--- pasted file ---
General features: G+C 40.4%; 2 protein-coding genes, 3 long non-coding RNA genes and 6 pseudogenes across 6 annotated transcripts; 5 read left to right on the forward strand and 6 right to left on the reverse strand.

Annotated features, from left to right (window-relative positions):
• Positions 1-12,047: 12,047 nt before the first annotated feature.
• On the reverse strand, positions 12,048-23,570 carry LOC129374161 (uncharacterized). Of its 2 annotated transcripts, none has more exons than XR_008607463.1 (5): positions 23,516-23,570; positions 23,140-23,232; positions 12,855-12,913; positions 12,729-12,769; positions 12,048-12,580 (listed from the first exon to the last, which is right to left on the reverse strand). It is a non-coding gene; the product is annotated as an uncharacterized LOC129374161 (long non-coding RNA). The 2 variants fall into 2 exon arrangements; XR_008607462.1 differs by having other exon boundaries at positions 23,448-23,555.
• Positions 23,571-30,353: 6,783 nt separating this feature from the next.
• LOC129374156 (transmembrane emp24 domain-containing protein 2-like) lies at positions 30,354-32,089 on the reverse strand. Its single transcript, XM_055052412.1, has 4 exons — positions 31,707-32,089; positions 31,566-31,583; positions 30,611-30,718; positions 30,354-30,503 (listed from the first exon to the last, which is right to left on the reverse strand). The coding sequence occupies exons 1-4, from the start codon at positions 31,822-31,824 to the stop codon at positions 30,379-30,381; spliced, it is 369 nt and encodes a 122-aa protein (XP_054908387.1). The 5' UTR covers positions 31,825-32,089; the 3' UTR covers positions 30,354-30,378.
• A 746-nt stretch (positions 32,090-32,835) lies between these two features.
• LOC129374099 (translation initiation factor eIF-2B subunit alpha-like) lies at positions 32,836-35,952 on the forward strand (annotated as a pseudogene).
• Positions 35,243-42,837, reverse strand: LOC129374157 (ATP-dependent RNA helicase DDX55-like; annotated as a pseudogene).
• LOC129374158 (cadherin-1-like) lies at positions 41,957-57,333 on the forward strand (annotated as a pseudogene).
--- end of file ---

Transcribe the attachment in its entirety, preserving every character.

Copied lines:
General features: G+C 40.4%; 2 protein-coding genes, 3 long non-coding RNA genes and 6 pseudogenes across 6 annotated transcripts; 5 read left to right on the forward strand and 6 right to left on the reverse strand.

Annotated features, from left to right (window-relative positions):
• Positions 1-12,047: 12,047 nt before the first annotated feature.
• On the reverse strand, positions 12,048-23,570 carry LOC129374161 (uncharacterized). Of its 2 annotated transcripts, none has more exons than XR_008607463.1 (5): positions 23,516-23,570; positions 23,140-23,232; positions 12,855-12,913; positions 12,729-12,769; positions 12,048-12,580 (listed from the first exon to the last, which is right to left on the reverse strand). It is a non-coding gene; the product is annotated as an uncharacterized LOC129374161 (long non-coding RNA). The 2 variants fall into 2 exon arrangements; XR_008607462.1 differs by having other exon boundaries at positions 23,448-23,555.
• Positions 23,571-30,353: 6,783 nt separating this feature from the next.
• LOC129374156 (transmembrane emp24 domain-containing protein 2-like) lies at positions 30,354-32,089 on the reverse strand. Its single transcript, XM_055052412.1, has 4 exons — positions 31,707-32,089; positions 31,566-31,583; positions 30,611-30,718; positions 30,354-30,503 (listed from the first exon to the last, which is right to left on the reverse strand). The coding sequence occupies exons 1-4, from the start codon at positions 31,822-31,824 to the stop codon at positions 30,379-30,381; spliced, it is 369 nt and encodes a 122-aa protein (XP_054908387.1). The 5' UTR covers positions 31,825-32,089; the 3' UTR covers positions 30,354-30,378.
• A 746-nt stretch (positions 32,090-32,835) lies between these two features.
• LOC129374099 (translation initiation factor eIF-2B subunit alpha-like) lies at positions 32,836-35,952 on the forward strand (annotated as a pseudogene).
• Positions 35,243-42,837, reverse strand: LOC129374157 (ATP-dependent RNA helicase DDX55-like; annotated as a pseudogene).
• LOC129374158 (cadherin-1-like) lies at positions 41,957-57,333 on the forward strand (annotated as a pseudogene).